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Chapter Five – Recent Studies of Rhenium and Manganese Bipyridine Carbonyl Catalysts for the Electrochemical Reduction of CO2
Advances in Inorganic Chemistry (2014)
  • Kyle A Grice

The eventual deployment of large-scale systems for the electrochemical reduction of carbon dioxide (CO2) to fuels and commodity chemicals depends on the development of stable, highly active, and selective catalysts. The fac-Re(bpy-R)(CO)3X system, originally reported three decades ago, is very efficient for CO2 reduction to carbon monoxide (CO) even in the presence of proton sources. Recent studies from our group and others that have improved the catalyst activity and significantly expanded the understanding of these catalysts are highlighted in this report. The 4,4′-tert-butyl-substituted complexes fac-Re(bpy-tBu)(CO)3X have been found to be more active than the parent 2,2′-bipyridine complexes. The presence of Brønsted acids increases the activity of these catalysts, with stronger acids leading to more rapid catalysis. The catalytically relevant [Re(bpy-R)(CO)3]− 1 anions have been isolated and studied in order to elucidate their structures and reactivities. X-ray crystallography, quantum chemical calculations, and synchrotron radiation experiments have shown that the electronic structures of the anions are best described as Re0(bpy-R)− 1 states, with electron density delocalized over both the metal and the ligand. This delocalized ground state is thought to enable better overlap with CO2 compared to protons, which explains the selectivity for CO2 reduction with these types of catalysts even in the presence of acids. Recent reports have also shown that earth-abundant manganese can be substituted for rhenium to yield fac-Mn(bpy-R)(CO)3X catalysts that approach the CO2 reduction activity of the analogous rhenium compounds. Indeed, the anionic [Mn(bpy-tBu)(CO)3]− 1 species has recently been crystallized and studied, and it possesses a similar structure to the [Re(bpy-tBu)(CO)3]− 1 anion. Future directions for the study of fac-M(bpy-R)(CO)3X catalysts are also discussed.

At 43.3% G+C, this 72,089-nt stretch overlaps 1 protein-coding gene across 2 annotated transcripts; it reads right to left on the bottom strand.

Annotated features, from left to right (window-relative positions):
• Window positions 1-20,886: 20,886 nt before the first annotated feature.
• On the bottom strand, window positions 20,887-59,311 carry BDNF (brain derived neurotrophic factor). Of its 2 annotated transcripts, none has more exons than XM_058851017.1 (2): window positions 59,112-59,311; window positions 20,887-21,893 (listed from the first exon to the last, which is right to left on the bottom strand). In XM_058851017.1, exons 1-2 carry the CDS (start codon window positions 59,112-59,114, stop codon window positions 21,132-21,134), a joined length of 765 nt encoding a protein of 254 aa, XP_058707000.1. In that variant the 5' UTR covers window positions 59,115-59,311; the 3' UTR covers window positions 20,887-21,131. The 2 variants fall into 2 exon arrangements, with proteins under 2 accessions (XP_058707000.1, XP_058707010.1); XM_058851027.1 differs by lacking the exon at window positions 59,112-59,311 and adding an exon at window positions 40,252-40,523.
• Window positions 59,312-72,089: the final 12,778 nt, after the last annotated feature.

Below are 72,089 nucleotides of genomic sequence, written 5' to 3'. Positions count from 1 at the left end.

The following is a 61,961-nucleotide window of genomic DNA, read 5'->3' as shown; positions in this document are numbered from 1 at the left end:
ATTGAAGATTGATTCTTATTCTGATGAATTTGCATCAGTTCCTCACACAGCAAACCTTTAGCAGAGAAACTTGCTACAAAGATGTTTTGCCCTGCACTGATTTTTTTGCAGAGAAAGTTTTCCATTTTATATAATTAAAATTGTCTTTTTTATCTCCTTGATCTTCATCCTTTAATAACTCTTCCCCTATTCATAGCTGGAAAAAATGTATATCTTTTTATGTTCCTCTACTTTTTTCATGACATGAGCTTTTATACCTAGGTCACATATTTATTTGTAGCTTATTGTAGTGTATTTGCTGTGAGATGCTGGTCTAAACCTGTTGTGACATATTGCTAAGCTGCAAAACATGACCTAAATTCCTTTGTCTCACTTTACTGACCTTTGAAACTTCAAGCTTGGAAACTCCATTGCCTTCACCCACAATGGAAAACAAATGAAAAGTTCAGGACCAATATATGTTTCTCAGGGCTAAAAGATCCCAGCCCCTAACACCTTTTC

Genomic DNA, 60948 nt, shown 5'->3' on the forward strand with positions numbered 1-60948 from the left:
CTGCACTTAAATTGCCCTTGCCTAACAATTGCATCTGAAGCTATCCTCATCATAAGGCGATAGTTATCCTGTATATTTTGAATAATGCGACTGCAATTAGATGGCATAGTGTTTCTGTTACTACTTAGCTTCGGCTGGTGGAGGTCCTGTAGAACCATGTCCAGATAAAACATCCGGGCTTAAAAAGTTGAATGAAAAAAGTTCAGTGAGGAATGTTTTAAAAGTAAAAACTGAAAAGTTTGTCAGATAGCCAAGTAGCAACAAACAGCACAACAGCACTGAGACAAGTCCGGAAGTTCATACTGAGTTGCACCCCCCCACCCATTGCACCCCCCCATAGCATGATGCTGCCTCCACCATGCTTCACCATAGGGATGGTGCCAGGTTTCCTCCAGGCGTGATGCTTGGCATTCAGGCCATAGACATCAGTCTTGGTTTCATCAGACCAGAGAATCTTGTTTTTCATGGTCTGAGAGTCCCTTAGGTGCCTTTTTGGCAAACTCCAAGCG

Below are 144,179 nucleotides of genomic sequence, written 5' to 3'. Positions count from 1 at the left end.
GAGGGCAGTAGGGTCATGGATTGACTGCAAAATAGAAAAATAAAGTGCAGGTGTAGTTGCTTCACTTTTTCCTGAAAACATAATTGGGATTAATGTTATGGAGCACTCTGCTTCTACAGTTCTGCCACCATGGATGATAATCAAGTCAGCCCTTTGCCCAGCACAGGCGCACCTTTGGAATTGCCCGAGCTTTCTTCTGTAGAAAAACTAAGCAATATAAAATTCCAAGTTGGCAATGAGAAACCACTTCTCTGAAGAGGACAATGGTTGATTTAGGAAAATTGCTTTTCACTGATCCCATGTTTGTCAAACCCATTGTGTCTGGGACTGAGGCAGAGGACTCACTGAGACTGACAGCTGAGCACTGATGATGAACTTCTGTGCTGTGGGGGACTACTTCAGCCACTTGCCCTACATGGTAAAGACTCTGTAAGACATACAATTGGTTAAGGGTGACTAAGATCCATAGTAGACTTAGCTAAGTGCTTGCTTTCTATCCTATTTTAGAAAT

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Kyle A Grice. "Chapter Five – Recent Studies of Rhenium and Manganese Bipyridine Carbonyl Catalysts for the Electrochemical Reduction of CO2" Advances in Inorganic Chemistry Vol. 66 (2014)
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